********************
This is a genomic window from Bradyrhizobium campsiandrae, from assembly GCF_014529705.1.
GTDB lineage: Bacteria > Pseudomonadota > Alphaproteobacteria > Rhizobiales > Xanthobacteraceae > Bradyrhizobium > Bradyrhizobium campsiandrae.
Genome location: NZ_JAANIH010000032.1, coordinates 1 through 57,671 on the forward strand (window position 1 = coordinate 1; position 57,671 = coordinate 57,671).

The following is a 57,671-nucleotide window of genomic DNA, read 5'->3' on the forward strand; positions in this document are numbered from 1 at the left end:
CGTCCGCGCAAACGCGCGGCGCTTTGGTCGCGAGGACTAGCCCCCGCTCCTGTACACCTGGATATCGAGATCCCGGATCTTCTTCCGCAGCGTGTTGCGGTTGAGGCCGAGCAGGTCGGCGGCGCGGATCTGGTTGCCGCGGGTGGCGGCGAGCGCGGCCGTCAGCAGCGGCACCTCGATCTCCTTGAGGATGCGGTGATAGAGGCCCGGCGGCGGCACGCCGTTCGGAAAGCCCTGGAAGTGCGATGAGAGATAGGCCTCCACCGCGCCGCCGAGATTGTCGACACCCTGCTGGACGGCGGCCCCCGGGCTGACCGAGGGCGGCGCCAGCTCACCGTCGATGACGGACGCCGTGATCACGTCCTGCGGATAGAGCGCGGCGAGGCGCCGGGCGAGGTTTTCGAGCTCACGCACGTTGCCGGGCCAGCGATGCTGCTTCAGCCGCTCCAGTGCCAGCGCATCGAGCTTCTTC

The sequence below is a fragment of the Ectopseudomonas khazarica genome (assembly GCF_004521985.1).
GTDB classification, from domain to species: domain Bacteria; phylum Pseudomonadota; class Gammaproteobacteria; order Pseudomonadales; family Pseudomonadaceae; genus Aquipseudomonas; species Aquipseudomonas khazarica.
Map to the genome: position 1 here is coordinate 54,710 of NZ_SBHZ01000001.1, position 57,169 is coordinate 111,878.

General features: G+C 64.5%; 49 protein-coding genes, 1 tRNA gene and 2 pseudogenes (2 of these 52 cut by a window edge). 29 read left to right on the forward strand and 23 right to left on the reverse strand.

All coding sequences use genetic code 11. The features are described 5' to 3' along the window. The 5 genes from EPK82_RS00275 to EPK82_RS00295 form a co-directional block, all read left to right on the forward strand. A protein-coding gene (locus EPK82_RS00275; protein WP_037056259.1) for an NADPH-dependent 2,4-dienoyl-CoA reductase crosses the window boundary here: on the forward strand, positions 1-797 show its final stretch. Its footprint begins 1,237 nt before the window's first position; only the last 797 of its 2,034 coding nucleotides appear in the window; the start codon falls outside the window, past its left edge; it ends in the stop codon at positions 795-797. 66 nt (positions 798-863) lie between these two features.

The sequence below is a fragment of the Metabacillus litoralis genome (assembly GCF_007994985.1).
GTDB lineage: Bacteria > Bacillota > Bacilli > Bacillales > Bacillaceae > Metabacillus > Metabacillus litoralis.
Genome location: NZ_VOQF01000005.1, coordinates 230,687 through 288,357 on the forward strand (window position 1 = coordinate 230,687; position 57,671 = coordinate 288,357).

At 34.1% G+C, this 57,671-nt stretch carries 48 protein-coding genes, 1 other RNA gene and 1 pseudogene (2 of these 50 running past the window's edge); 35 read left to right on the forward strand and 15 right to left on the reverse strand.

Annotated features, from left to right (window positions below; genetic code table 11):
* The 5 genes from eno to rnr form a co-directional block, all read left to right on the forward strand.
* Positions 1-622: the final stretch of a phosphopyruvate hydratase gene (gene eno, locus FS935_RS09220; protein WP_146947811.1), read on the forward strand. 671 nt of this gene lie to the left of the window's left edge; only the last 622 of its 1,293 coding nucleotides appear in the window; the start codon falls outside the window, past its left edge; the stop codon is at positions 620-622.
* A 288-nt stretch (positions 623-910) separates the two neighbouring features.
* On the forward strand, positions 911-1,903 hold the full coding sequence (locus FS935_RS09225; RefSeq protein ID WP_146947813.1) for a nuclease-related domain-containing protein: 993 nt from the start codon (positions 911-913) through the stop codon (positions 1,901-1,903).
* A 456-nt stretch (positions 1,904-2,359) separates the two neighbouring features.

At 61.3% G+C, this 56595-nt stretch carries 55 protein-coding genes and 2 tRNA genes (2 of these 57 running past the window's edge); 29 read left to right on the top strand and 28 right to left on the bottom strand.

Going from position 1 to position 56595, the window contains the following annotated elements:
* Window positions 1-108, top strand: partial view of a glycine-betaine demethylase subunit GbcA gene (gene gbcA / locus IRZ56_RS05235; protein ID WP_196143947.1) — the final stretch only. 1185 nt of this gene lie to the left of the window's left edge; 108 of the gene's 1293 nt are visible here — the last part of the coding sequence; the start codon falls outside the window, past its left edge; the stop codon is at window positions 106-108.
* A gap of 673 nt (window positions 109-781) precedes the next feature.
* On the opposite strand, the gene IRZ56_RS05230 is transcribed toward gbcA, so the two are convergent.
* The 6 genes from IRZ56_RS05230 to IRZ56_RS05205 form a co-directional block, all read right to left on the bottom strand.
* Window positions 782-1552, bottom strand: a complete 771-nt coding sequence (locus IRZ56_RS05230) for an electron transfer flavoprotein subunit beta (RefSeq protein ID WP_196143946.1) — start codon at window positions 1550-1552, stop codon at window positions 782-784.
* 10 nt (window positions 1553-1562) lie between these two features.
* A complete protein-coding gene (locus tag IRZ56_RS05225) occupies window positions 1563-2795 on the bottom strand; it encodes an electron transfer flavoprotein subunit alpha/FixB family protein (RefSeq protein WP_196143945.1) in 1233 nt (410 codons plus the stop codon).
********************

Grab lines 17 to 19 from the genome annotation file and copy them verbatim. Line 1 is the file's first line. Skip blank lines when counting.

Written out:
* Positions 1-622: the final stretch of a phosphopyruvate hydratase gene (gene eno, locus FS935_RS09220; protein WP_146947811.1), read on the forward strand. 671 nt of this gene lie to the left of the window's left edge; only the last 622 of its 1,293 coding nucleotides appear in the window; the start codon falls outside the window, past its left edge; the stop codon is at positions 620-622.
* A 288-nt stretch (positions 623-910) separates the two neighbouring features.
* On the forward strand, positions 911-1,903 hold the full coding sequence (locus FS935_RS09225; RefSeq protein ID WP_146947813.1) for a nuclease-related domain-containing protein: 993 nt from the start codon (positions 911-913) through the stop codon (positions 1,901-1,903).